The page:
Foyer

SEO, over the time that I’ve been working on it, has changed drastically. Back in the mists of time, it was fairly easy to simply create a site, get the title, meta keywords and description tags right, have OK content and you’d rank. Nowadays it’s somewhat more complex.

There’s various aspects that haven’t been traditionally considered part of SEO which have absolutely become part of it. Over a series of posts, I’m going to deconstructing each of these and looking at what needs to be taken in to account as part of it. Continue Reading

Chinatown in San Francisco

When you search, you’re not just looking for a webpage. You’re looking to get answers, understand or explore.Google

This statement from Google is clear. Its mission is changing. Search is developing in a way that means it is no longer about being pointed in the right direction for an answer, but more about providing that answer as soon as the question is asked.

The addition of the knowledge graph is the perfect example of this, with Google offering up key stats and information on specific searches enabling users to find the information they require without the energy sapping click of a mouse through to the ever-reliable Wikipedia. Continue Reading

Photo by Sinthonia

It has always struck me as strange that LinkedIn, which was created as a business to business social network specifically designed for networking, had such appalling company pages.

Whilst social networks primarily targeting those people wanting to chat with their friends have pretty good company pages and attract the social media managers of varying companies, LinkedIn started to attract the recruiters and becoming more of a job board, which is disappointing when it has so much more potential.

It appears that LinkedIn have finally realised the error of their ways and are in the process of launching their new and improved company pages. Continue Reading

Image Source: http://www.flickr.com/photos/araswami/

Hilarity and joy, festooned with SEO fun and frivolity. Hmm, I may have scuppered myself somewhat during a moment of overselling there, but here’s my mission statement:

On the final Friday of each month I shall attempt to bring a smile to the faces of everyone on planet Earth (not learning from the opening sentence, am I?), even those who have been Pandenguined, accidentally deleted their Googlebase feed, or spilt coffee on their keyboard, short circuiting the delete key while logged into their FTP software at the same time as accidentally knocking their backup drive out of a 50th storey window. Continue Reading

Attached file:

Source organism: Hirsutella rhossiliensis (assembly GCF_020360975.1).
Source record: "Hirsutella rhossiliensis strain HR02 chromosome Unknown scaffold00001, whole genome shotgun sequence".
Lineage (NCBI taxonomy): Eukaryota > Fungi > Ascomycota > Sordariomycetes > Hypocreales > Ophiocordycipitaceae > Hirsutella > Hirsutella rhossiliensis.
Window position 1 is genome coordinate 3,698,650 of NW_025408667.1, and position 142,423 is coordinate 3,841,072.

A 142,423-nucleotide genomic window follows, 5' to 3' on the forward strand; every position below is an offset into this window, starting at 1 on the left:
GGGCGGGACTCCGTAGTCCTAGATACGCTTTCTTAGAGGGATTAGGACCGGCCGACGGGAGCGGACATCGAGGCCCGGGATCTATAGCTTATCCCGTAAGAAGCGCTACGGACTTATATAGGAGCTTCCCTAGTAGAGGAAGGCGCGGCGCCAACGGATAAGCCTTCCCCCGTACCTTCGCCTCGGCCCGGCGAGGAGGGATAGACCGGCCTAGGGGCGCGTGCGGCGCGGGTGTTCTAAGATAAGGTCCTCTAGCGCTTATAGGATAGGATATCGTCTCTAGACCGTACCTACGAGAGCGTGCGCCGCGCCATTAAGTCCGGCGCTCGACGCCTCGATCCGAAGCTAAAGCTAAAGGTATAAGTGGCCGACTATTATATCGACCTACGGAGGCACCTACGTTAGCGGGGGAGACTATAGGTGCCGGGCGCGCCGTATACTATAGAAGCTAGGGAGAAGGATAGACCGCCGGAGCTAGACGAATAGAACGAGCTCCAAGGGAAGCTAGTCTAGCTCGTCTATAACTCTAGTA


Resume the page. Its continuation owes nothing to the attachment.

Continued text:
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Imagine a future where instead of saying you “Googled” something, you just “Facebooked” it.

Facebook CEO Mark Zuckerberg stated his intentions of exploring the search market with Facebook in a recent interview with Search Engine Land, stating “at some point, we’ll do it”.

This begs a number of questions: Is this about revenue and share price? Is this about creating a new and unique way of getting the answers you need? Or is this about staying in the game? Continue Reading

Content Is For Life

It’s an odd notion, comparing dogs to online content. Online content is static, inorganic and won’t steal the bacon out of your breakfast sandwich.

Like a dog, it still needs to be treated in the same caring, considered fashion. If not, it won’t be the RSPCA banging on your door, it will be Google bagging up your website’s rankings and throwing them in the river; and you can be sure they won’t send you a nice letter through your door first. Continue Reading

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For a multi-billion dollar business Google’s motto couldn’t be simpler: “Don’t be evil”.

When you’ve been stung by an update it’s hard to know if this is true, but their top priority is and always has been their “customers”, the searchers and getting them the best results. In this post I’ll go over who won and who lost in this year’s major updates. Continue Reading

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Google recently began a trial to incorporate Gmail into search results, it is only an opt-in service but will link your search to emails in your inbox.

If you searched for Amazon Kindle, for example, and you had received an order confirmation for a Kindle, the information about it might show up in the side bar.

You might be wondering what use this would be to anyone. Imagine if you had searched for something such as “Train Times” and you have an email with a ticket purchase in your inbox, the search results will provide information about your upcoming train, including times and news of any delays. Continue Reading

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